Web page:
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Aging Cell. 2017 Apr;16(2):377-386. doi: 10.1111/acel.12565. Epub 2017 Feb 4.

Accelerated aging exacerbates a pre-existing pathology in a tau transgenic mouse model.

Author information

1
Clem Jones Centre for Ageing Dementia Research (CJCADR), Queensland Brain Institute (QBI), The University of Queensland, Brisbane, Qld, Australia.
2
University of New South Wales and Neuroscience Research Australia, Sydney, NSW, Australia.
3
Discipline of Pathology, Sydney Medical School, University of Sydney, Sydney, NSW, Australia.
4
Brain and Mind Centre, University of Sydney, Sydney, NSW, Australia.

Erratum in

Abstract

Age is a critical factor in the prevalence of tauopathies, including Alzheimer's disease. To observe how an aging phenotype interacts with and affects the pathological intracellular accumulation of hyperphosphorylated tau, the tauopathy mouse model pR5 (expressing P301L mutant human tau) was back-crossed more than ten times onto a senescence-accelerated SAMP8 background to establish the new strain, SApT. Unlike SAMP8 mice, pR5 mice are characterized by a robust tau pathology particularly in the amygdala and hippocampus. Analysis of age-matched SApT mice revealed that pathological tau phosphorylation was increased in these brain regions compared to those in the parental pR5 strain. Moreover, as revealed by immunohistochemistry, phosphorylation of critical tau phospho-epitopes (P-Ser202/P-Ser205 and P-Ser235) was significantly increased in the amygdala of SApT mice in an age-dependent manner, suggesting an age-associated effect of tau phosphorylation. Anxiety tests revealed that the older cohort of SApT mice (10 months vs. 8 months) exhibited a behavioural pattern similar to that observed for age-matched tau transgenic pR5 mice and not the SAMP8 parental mice. Learning and memory, however, appeared to be governed by the accelerated aging background of the SAMP8 strain, as at both ages investigated, SAMP8 and SApT mice showed a decreased learning capacity compared to pR5 mice. We therefore conclude that accelerated aging exacerbates pathological tau phosphorylation, leading to changes in normal behaviour. These findings further suggest that SApT mice may be a useful novel model in which to study the role of a complex geriatric phenotype in tauopathy.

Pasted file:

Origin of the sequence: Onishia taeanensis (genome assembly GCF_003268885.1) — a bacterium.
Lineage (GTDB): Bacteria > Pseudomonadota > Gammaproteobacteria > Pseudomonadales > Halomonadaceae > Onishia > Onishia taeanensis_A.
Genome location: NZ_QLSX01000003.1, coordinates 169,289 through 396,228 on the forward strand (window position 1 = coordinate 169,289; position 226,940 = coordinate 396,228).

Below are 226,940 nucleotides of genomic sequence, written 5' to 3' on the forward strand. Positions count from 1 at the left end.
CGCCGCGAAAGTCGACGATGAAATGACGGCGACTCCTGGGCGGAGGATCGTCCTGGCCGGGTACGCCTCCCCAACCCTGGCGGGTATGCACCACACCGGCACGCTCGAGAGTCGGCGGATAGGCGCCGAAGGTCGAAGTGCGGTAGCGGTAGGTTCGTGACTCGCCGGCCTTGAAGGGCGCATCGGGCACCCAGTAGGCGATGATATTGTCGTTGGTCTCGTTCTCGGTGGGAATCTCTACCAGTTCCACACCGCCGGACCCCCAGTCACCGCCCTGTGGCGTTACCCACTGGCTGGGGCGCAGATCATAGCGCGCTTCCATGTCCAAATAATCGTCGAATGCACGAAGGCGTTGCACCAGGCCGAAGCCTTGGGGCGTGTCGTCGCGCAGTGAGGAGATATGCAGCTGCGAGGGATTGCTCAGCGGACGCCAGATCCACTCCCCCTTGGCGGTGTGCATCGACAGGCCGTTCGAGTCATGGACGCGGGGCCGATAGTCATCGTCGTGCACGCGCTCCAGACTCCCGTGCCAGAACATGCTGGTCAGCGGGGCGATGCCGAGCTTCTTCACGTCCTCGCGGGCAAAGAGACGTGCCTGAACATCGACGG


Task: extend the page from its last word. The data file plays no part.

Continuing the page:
KEYWORDS:

aging; frontotemporal dementia; geriatric condition; senescence; tau; transgenic

PMID:
28160413
PMCID:
PMC5334525
DOI:
10.1111/acel.12565
[Indexed for MEDLINE]
Free PMC Article

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